Understanding only-of-type CSS pseudo class selector

MoreOnFew
Posted underCSS

Let’s be honest, CSS sometimes can get a little tricky and confusing to understand. Especially with the onset of CSS3 and all these new CSS3 selectors and pseudo classes, it’s quite possible that many of us might still be trying to catch up with the new selectors. Well, only-of-type is one such new CSS3 pseudo class that can be a little confusing. So let’s dive deep into understanding the only-of-type CSS pseudo class selector.

What is only-of-type CSS selector / Pseudo Class selector?

In simple terms, the purpose of only-of-type pseudo class is to select or filter out that element which is the only one (single one or lonely one) of a ‘certain type’ (<a> , <p>, etc) under its parent element. This means that if there is an anchor, which is the ONLY anchor within its parent element, then you can target it using the only-of-type pseudo class by using a:only-of-type{} . If there are other anchors within the same parent, then none of the anchors would be selected as they would not be the “only one” within their parent element and has siblings of the same type (<a>). However, if there is only one anchor and the other elements are say a paragraph tag, even then the only-of-type selector is applicable on it.

The purpose of only-of-type selector is to target the elements which are the only one of that particular “type” within its parent.

Let’s understand this better with the help of the following code and illustration. Please go through the DOM structure once!

<style>
	a:only-of-type{color:red;} /*We want to target all the 'ONLY' anchors under its parent element */
	span{border:1px solid orange;display:inline-block;margin-top:10px;}
</style>

<body>

<div class="main-wrapper">
   <a href="#">First link in Main wrapper</a>
   
   <ul>
      <li><a href="#">Only one inside first <li> tag</a></li>
      <li><a href="#">First one in 2nd <li></a><br/>
          <a href="#">Second one in 2nd <li></a></li>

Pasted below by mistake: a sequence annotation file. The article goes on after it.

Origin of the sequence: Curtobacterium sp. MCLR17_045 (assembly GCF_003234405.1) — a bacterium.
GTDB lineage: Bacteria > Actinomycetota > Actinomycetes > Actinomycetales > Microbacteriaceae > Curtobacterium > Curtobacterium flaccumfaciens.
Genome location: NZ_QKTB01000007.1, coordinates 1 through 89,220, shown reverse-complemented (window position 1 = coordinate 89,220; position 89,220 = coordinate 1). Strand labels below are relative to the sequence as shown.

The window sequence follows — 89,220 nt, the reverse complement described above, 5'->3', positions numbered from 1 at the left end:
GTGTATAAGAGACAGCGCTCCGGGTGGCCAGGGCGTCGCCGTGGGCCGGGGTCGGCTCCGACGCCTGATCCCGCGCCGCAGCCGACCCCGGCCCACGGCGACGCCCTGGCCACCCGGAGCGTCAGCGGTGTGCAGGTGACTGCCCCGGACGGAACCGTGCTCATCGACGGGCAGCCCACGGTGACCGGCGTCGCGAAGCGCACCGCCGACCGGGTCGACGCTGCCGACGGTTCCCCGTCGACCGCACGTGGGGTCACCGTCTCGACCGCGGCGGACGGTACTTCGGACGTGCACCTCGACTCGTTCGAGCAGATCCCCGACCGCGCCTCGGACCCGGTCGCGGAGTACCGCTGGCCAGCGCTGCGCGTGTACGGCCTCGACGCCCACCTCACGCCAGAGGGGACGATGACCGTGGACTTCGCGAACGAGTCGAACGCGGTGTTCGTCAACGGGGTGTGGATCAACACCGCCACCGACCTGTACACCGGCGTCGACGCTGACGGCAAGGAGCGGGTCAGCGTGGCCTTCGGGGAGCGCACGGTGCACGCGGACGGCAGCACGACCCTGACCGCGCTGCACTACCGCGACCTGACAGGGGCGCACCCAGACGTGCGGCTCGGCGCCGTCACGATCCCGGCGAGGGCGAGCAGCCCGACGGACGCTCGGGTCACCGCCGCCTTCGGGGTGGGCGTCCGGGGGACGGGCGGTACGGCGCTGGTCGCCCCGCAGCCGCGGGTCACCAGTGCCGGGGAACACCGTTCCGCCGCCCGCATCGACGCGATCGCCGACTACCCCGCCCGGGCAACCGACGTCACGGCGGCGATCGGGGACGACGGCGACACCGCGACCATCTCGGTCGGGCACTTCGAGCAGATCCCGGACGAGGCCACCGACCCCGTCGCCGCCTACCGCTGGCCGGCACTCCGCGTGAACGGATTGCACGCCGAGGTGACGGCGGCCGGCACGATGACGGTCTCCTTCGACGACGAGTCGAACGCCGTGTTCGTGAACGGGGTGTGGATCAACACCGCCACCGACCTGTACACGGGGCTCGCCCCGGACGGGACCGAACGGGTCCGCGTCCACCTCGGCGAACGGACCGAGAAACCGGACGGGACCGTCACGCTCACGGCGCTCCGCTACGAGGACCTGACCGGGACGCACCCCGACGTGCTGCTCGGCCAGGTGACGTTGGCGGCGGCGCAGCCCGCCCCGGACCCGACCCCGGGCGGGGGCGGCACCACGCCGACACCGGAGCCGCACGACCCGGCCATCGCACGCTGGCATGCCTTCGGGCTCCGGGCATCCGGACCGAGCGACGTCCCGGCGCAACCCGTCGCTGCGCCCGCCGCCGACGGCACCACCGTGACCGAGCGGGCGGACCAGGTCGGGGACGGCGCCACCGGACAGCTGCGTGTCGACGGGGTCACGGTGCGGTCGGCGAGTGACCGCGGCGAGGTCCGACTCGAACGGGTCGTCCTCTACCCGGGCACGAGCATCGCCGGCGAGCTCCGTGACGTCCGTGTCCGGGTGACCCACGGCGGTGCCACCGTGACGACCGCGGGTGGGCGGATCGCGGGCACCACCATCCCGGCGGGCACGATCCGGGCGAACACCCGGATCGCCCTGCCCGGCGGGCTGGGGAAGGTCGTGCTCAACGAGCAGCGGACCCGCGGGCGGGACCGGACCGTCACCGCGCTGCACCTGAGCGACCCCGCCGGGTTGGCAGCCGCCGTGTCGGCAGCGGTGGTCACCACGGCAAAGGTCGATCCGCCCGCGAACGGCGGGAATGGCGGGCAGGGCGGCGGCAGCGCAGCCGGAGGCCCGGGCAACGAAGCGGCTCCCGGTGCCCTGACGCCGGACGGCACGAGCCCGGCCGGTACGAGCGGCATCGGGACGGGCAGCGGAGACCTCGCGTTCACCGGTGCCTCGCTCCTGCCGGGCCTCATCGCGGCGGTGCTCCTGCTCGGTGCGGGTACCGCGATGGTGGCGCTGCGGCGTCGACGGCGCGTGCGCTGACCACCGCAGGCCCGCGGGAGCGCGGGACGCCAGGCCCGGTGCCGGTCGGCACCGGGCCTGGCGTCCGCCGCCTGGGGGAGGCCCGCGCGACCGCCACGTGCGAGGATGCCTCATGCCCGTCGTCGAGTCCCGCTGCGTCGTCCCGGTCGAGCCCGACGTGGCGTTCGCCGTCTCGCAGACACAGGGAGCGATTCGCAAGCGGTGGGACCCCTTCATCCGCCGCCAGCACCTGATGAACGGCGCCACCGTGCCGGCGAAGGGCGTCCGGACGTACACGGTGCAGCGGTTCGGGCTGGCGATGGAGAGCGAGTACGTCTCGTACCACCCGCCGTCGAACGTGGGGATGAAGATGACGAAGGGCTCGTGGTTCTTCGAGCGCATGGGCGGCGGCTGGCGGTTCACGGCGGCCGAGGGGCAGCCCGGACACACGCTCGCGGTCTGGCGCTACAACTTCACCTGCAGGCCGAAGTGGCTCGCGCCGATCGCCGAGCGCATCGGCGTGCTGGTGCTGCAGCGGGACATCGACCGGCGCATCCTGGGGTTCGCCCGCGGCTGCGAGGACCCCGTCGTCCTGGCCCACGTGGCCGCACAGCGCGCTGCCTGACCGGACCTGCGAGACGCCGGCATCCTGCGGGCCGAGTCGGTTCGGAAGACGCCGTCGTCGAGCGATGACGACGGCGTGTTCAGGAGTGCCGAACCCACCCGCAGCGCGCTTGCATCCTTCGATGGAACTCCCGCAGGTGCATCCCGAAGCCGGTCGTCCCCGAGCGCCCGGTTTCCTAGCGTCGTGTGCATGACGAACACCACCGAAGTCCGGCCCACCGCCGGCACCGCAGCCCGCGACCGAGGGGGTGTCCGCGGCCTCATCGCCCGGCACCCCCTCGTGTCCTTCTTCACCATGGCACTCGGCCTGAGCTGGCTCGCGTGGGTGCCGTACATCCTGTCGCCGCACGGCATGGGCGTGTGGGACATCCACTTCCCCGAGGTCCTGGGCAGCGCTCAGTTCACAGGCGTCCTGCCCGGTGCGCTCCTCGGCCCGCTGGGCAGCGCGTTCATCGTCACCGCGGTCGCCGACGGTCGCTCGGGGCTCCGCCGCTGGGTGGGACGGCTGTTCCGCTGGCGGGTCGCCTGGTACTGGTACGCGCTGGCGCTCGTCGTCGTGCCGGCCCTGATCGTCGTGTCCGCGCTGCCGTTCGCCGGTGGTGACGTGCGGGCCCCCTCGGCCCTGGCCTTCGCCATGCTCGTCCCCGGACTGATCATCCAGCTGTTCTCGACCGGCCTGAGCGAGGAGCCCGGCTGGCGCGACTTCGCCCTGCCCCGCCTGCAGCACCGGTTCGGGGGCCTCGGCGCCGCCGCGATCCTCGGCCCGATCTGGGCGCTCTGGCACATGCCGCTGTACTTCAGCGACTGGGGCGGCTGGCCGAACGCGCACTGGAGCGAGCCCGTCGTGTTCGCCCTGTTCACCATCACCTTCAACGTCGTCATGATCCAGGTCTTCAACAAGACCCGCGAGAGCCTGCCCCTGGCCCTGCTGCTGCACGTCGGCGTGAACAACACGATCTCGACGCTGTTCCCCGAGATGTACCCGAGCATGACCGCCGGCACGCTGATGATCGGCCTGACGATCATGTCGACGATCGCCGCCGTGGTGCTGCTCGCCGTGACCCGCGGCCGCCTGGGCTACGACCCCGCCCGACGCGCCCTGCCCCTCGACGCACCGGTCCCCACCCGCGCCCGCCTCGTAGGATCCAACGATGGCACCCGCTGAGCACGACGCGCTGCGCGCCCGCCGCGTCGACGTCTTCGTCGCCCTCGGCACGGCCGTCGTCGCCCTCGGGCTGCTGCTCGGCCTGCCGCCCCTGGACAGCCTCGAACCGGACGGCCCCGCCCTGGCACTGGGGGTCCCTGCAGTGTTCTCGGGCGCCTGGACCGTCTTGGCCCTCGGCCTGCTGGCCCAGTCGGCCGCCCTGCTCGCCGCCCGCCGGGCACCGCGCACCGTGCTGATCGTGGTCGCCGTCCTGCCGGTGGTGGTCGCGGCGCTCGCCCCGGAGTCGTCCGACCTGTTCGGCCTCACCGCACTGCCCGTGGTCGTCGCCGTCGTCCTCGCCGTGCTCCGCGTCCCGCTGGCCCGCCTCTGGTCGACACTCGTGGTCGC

</ul>
	
   <a href="#">Second link in Main wrapper</a><br/>
	
   <span>
      <a href="#">Only one link in the span tag</a>
      <p>Only paragraph in the Span tag</p>
   </span>
</div>

<a href="#">Only Anchor in Body outside Main Wrapper</a>
</body>

This is how the above code would render on a browser :

only-of-type example

The above DOM can be also presented as a tree structure for representation purposes. Let’s take a look at it.

only-of-type explained

As you can notice, right under the Body there are two elements a DIV with class “main-wrapper” and an Anchor. Please note that this anchor is the ONLY anchor directly under the Body tag. Similarly under the main-wrapper DIV there is a span tag that has an Anchor and a Paragraph under it. Here too you can notice that the Anchor is the ONLY anchor under the span and the other sibling is a paragraph. The same goes with the Anchor which is the ONLY anchor within the first list item. The second list item has two anchors within it and hence do not qualify as an only-of-type element.

The purpose of only-of-type selector is to target the elements which are the only one of that type within its parent. These elements don’t have a sibling of the same type but can contain siblings of any other type. This selector is a very useful one and can easily avoid the usage of JavaScript to target such elements for the purpose of styling or hiding. Well, go ahead and play around with the only-of-type selector and let us know your experiences with it.

TaggedCSSCSS3pseudo class


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